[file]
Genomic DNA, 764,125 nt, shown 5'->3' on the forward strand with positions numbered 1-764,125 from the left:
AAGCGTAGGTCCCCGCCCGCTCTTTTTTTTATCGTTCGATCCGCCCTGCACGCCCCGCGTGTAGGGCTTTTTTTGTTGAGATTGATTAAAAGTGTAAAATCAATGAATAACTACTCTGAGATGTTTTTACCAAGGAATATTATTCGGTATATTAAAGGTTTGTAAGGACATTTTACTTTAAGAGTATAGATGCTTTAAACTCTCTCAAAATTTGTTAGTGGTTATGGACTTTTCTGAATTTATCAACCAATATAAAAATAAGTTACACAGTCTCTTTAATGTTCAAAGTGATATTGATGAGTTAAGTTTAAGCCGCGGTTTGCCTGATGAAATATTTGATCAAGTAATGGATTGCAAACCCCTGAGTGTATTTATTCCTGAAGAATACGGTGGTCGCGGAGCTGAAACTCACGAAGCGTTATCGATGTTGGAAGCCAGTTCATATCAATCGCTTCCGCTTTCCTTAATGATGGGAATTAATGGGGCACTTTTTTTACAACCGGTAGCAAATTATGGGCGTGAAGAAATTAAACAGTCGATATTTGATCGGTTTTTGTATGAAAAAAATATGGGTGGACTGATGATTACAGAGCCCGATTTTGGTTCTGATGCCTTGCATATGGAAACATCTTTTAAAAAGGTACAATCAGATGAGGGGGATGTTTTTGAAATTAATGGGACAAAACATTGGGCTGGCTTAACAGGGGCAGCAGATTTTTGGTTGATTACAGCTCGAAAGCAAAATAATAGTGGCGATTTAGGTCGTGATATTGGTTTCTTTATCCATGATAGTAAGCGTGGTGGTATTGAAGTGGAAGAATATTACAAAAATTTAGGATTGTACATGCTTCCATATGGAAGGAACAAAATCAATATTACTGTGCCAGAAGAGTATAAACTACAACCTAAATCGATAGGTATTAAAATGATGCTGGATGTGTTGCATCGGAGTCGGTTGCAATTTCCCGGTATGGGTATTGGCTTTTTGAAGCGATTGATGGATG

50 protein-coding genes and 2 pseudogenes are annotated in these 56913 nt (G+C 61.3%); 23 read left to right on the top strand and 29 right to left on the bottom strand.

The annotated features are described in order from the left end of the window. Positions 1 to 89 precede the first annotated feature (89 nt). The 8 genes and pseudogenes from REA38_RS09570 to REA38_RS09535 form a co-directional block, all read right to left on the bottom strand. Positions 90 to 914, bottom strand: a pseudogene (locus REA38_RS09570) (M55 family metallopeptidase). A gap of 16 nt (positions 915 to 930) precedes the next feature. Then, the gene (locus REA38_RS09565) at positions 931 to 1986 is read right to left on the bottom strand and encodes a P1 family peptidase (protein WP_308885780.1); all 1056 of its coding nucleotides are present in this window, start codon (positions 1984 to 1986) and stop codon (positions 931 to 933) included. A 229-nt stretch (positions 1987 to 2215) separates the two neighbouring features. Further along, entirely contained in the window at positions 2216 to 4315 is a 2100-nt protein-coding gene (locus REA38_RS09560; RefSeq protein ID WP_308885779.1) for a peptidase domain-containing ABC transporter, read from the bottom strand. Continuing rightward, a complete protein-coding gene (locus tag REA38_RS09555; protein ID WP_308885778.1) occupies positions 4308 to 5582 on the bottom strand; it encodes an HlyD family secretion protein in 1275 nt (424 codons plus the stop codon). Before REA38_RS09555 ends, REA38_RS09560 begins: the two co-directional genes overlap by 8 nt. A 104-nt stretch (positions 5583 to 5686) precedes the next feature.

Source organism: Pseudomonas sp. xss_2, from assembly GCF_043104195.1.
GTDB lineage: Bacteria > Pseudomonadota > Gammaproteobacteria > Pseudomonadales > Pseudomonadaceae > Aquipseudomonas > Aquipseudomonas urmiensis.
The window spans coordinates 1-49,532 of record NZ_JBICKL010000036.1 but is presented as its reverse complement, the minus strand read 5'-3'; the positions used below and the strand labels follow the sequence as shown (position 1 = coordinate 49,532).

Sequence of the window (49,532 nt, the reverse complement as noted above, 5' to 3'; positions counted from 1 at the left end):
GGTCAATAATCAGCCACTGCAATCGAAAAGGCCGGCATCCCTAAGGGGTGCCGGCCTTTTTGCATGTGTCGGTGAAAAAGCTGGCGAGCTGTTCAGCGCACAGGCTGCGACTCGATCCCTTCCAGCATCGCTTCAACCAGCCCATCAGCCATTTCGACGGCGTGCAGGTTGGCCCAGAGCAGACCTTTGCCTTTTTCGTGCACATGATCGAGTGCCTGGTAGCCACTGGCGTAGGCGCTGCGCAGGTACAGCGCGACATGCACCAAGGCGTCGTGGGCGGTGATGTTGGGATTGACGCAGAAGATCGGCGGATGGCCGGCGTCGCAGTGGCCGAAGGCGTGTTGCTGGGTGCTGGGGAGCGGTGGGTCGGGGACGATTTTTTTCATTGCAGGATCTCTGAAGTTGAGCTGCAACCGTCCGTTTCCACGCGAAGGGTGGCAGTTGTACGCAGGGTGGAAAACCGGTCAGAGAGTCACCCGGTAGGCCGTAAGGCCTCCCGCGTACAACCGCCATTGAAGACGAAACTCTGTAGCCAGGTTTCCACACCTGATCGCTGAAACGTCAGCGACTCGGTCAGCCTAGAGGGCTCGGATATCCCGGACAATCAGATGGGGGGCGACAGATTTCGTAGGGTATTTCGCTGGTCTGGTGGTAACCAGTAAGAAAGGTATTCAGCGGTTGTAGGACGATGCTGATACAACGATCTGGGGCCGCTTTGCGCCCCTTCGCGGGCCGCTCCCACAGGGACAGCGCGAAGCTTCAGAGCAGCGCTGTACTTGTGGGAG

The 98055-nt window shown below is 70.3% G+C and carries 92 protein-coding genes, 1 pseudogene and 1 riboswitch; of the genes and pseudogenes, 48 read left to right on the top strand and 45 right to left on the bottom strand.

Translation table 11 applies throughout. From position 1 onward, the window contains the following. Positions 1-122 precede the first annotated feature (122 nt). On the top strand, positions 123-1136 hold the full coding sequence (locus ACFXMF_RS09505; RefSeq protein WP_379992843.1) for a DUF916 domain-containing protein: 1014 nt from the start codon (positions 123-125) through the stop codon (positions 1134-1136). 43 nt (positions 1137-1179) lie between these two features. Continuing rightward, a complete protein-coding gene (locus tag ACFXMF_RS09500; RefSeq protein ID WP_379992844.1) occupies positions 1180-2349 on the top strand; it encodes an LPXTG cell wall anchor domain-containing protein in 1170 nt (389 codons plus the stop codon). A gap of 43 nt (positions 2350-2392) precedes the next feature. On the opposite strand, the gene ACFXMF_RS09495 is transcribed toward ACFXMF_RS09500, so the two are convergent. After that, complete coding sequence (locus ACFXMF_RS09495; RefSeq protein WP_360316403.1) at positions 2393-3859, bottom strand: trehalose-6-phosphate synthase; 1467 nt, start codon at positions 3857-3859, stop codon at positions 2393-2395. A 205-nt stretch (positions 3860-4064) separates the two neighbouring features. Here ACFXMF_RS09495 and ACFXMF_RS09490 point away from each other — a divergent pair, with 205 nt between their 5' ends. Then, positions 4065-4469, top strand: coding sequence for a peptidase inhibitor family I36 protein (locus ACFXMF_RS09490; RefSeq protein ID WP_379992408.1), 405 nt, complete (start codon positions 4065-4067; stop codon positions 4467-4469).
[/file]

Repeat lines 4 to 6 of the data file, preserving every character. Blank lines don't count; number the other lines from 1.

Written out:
The annotated features are described in order from the left end of the window. Positions 1 to 89 precede the first annotated feature (89 nt). The 8 genes and pseudogenes from REA38_RS09570 to REA38_RS09535 form a co-directional block, all read right to left on the bottom strand. Positions 90 to 914, bottom strand: a pseudogene (locus REA38_RS09570) (M55 family metallopeptidase). A gap of 16 nt (positions 915 to 930) precedes the next feature. Then, the gene (locus REA38_RS09565) at positions 931 to 1986 is read right to left on the bottom strand and encodes a P1 family peptidase (protein WP_308885780.1); all 1056 of its coding nucleotides are present in this window, start codon (positions 1984 to 1986) and stop codon (positions 931 to 933) included. A 229-nt stretch (positions 1987 to 2215) separates the two neighbouring features. Further along, entirely contained in the window at positions 2216 to 4315 is a 2100-nt protein-coding gene (locus REA38_RS09560; RefSeq protein ID WP_308885779.1) for a peptidase domain-containing ABC transporter, read from the bottom strand. Continuing rightward, a complete protein-coding gene (locus tag REA38_RS09555; protein ID WP_308885778.1) occupies positions 4308 to 5582 on the bottom strand; it encodes an HlyD family secretion protein in 1275 nt (424 codons plus the stop codon). Before REA38_RS09555 ends, REA38_RS09560 begins: the two co-directional genes overlap by 8 nt. A 104-nt stretch (positions 5583 to 5686) precedes the next feature.

Source organism: Pseudomonas sp. xss_2, from assembly GCF_043104195.1.
GTDB lineage: Bacteria > Pseudomonadota > Gammaproteobacteria > Pseudomonadales > Pseudomonadaceae > Aquipseudomonas > Aquipseudomonas urmiensis.